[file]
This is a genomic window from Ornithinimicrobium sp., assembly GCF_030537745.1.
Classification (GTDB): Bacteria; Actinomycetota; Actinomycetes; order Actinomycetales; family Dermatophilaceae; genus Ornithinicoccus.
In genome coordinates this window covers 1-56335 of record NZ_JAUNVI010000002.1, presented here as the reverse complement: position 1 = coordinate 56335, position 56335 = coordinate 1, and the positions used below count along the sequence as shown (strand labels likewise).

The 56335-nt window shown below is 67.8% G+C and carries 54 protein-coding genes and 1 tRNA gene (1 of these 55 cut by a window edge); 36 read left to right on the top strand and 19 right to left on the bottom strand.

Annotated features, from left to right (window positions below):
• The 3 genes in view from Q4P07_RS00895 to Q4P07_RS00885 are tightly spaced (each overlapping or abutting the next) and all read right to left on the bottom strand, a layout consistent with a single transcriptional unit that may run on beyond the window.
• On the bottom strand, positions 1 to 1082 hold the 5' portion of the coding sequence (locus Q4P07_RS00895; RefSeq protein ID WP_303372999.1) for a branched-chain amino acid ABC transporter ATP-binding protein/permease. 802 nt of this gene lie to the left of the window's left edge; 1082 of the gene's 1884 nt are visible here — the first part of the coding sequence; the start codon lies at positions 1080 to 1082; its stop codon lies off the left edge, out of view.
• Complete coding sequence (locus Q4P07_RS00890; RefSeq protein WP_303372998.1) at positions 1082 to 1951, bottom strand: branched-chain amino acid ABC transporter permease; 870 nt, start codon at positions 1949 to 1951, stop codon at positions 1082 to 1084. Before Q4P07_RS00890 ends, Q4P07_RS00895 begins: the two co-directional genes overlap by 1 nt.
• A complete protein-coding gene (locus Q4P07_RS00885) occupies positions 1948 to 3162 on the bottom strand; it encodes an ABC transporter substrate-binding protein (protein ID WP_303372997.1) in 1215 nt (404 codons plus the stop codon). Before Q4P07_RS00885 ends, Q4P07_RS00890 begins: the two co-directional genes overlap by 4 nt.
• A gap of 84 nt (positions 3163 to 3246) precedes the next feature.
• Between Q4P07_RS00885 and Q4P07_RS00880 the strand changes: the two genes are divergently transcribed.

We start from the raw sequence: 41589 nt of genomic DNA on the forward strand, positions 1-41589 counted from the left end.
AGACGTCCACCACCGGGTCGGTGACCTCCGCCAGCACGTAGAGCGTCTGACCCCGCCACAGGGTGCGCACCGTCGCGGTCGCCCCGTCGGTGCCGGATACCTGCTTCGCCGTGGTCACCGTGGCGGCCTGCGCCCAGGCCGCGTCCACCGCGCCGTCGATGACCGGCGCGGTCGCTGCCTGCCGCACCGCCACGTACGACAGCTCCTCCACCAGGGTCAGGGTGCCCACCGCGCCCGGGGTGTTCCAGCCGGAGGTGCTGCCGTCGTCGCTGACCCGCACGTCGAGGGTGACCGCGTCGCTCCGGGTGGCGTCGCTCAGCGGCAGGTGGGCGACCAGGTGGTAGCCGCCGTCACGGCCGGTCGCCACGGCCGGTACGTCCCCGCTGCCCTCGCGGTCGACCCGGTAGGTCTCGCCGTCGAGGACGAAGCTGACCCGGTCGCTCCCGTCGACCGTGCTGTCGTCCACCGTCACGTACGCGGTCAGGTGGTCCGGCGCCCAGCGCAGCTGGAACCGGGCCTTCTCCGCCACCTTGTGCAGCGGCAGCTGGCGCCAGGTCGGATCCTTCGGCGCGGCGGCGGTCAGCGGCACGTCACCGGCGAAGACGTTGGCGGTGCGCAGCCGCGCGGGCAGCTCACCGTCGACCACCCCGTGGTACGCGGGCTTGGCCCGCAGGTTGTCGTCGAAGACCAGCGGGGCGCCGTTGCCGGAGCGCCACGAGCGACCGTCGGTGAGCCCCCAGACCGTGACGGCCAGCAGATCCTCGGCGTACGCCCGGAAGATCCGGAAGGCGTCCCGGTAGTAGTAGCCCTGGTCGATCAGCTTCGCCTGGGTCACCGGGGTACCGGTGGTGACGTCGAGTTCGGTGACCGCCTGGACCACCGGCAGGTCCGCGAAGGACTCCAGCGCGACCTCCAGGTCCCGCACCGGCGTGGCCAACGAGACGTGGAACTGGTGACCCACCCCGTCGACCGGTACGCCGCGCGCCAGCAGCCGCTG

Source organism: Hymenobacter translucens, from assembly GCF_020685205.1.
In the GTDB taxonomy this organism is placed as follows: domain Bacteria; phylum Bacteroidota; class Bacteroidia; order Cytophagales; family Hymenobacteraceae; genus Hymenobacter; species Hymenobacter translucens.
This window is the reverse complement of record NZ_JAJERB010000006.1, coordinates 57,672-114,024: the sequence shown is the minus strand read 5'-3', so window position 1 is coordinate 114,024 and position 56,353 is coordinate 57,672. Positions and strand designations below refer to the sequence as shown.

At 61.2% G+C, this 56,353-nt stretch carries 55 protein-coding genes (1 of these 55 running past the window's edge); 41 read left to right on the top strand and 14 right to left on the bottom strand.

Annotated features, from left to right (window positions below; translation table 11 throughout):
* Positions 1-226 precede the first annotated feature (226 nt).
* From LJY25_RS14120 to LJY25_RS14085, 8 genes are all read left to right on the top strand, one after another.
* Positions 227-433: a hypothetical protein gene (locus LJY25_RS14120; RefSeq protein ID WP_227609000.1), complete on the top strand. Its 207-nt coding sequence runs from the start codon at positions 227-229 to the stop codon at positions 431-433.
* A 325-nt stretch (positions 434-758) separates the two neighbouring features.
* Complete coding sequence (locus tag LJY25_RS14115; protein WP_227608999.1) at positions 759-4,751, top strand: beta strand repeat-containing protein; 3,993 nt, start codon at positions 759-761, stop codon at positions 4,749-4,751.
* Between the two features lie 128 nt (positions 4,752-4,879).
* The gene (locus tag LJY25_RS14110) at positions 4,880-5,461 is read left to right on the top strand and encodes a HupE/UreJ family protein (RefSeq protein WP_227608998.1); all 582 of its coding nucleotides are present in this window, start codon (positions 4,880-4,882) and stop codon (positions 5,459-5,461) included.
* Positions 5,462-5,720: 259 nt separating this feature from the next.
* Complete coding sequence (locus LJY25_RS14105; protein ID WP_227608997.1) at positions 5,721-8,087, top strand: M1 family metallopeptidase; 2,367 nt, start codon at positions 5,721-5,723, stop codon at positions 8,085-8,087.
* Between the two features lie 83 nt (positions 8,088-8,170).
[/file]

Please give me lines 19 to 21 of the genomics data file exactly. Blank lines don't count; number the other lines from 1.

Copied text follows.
* Positions 1-226 precede the first annotated feature (226 nt).
* From LJY25_RS14120 to LJY25_RS14085, 8 genes are all read left to right on the top strand, one after another.
* Positions 227-433: a hypothetical protein gene (locus LJY25_RS14120; RefSeq protein ID WP_227609000.1), complete on the top strand. Its 207-nt coding sequence runs from the start codon at positions 227-229 to the stop codon at positions 431-433.